Kremlin open to talks with Ukraine
Negotiations between Russia and Ukraine will eventually be needed, but there are no signs that such a dialogue could resume in the near future, Kremlin Press Secretary Dmitry Peskov said on Friday. He also pointed out that Kiev backed out of talks some months ago.
Speaking to reporters, Peskov was asked whether Moscow believes that engagement is warranted under the current conditions. President Vladimir Putin’s spokesman signaled that dialogue is “of course needed.”
“And it is needed to achieve our goals. But, as we have already said, we do not see any prerequisites for the negotiation process,” he stated.
Peskov went on to say that Russian President Vladimir Putin has already explained that “Ukraine left the negotiations several months ago.” The Russian leader, he added, also offered the reminder that various Kiev officials had signaled that they “intend to solve their problems on the battlefield.”
“You know very well how our president reacted to this,” he said.
On Wednesday, Putin announced a partial mobilization in which 300,000 reservists will be called up to take part in the conflict with Ukraine. The move came a day after the two Donbass republics and the Russian-controlled Zaporozhye and Kherson Regions decided to hold referendums over September 23-27 on whether to unite with Russia.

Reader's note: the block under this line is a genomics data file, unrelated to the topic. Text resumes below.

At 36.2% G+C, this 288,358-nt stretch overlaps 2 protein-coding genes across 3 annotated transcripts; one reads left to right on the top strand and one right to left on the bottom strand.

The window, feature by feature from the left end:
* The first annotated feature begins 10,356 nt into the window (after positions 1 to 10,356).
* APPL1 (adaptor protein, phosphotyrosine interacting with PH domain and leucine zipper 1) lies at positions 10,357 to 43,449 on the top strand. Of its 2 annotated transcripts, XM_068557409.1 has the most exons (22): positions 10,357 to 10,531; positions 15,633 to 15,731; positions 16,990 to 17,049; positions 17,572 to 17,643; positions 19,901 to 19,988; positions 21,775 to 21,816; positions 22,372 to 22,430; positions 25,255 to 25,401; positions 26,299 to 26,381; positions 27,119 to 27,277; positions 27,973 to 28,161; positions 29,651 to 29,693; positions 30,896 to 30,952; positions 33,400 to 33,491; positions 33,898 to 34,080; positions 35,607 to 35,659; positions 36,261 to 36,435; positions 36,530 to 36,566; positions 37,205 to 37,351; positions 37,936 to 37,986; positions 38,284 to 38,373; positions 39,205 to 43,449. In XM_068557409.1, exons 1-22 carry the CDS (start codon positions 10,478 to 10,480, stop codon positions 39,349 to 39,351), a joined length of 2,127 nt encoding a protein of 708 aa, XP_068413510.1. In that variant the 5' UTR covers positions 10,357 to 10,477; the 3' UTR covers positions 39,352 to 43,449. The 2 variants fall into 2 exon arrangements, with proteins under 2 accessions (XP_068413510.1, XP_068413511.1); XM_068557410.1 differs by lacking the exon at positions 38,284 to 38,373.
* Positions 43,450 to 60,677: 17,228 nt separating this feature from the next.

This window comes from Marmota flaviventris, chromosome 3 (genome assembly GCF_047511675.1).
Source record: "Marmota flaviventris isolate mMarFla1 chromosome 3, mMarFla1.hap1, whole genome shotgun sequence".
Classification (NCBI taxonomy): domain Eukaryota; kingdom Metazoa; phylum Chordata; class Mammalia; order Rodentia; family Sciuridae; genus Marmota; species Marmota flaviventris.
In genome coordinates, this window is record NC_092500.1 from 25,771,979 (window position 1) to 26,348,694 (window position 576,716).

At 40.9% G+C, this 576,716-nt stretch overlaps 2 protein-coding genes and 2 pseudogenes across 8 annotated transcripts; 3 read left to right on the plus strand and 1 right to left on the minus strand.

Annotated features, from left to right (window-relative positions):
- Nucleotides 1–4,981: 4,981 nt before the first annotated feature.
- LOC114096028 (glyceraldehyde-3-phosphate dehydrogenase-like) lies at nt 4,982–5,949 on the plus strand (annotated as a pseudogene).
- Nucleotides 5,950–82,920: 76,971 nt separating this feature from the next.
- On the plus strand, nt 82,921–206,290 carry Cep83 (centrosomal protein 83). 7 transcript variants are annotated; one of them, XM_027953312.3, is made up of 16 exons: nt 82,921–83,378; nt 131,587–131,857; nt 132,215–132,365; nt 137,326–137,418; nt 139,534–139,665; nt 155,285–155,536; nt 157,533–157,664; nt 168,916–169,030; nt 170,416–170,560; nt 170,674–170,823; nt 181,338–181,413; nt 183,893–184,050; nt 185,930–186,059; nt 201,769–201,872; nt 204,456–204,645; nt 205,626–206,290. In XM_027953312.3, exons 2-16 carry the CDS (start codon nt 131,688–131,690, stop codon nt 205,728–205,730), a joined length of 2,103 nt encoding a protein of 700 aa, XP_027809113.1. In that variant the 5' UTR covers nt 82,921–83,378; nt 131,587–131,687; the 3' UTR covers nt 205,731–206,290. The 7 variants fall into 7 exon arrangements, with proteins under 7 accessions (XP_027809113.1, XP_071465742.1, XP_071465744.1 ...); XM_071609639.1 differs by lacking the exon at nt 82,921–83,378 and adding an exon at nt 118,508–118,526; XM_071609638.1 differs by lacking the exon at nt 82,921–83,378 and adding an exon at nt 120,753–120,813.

Russia has repeatedly said that it is ready to talk with Ukraine, but insisted that it isn’t interested in “a meeting for the sake of the meeting.” Moreover, earlier this month, Russian Foreign Minister Sergey Lavrov noted that Moscow had never dismissed the idea of peace talks, warning, however, that “the longer this process is delayed, the harder it will be to reach an agreement.”
Meanwhile, in late July Ukrainian President Vladimir Zelensky said Kiev refused to negotiate with Moscow, claiming that Russia would not stop until it gets “smashed.”
The last time Russia and Ukraine sat down at the negotiating table was in late March. At that time, the two parties were discussing a draft peace agreement that would have made Ukraine a neutral state in exchange for security guarantees given by major world powers. Later, however, Kiev ended the talks after accusing Russian troops of having committed war crimes, an allegation that Moscow has vehemently denied.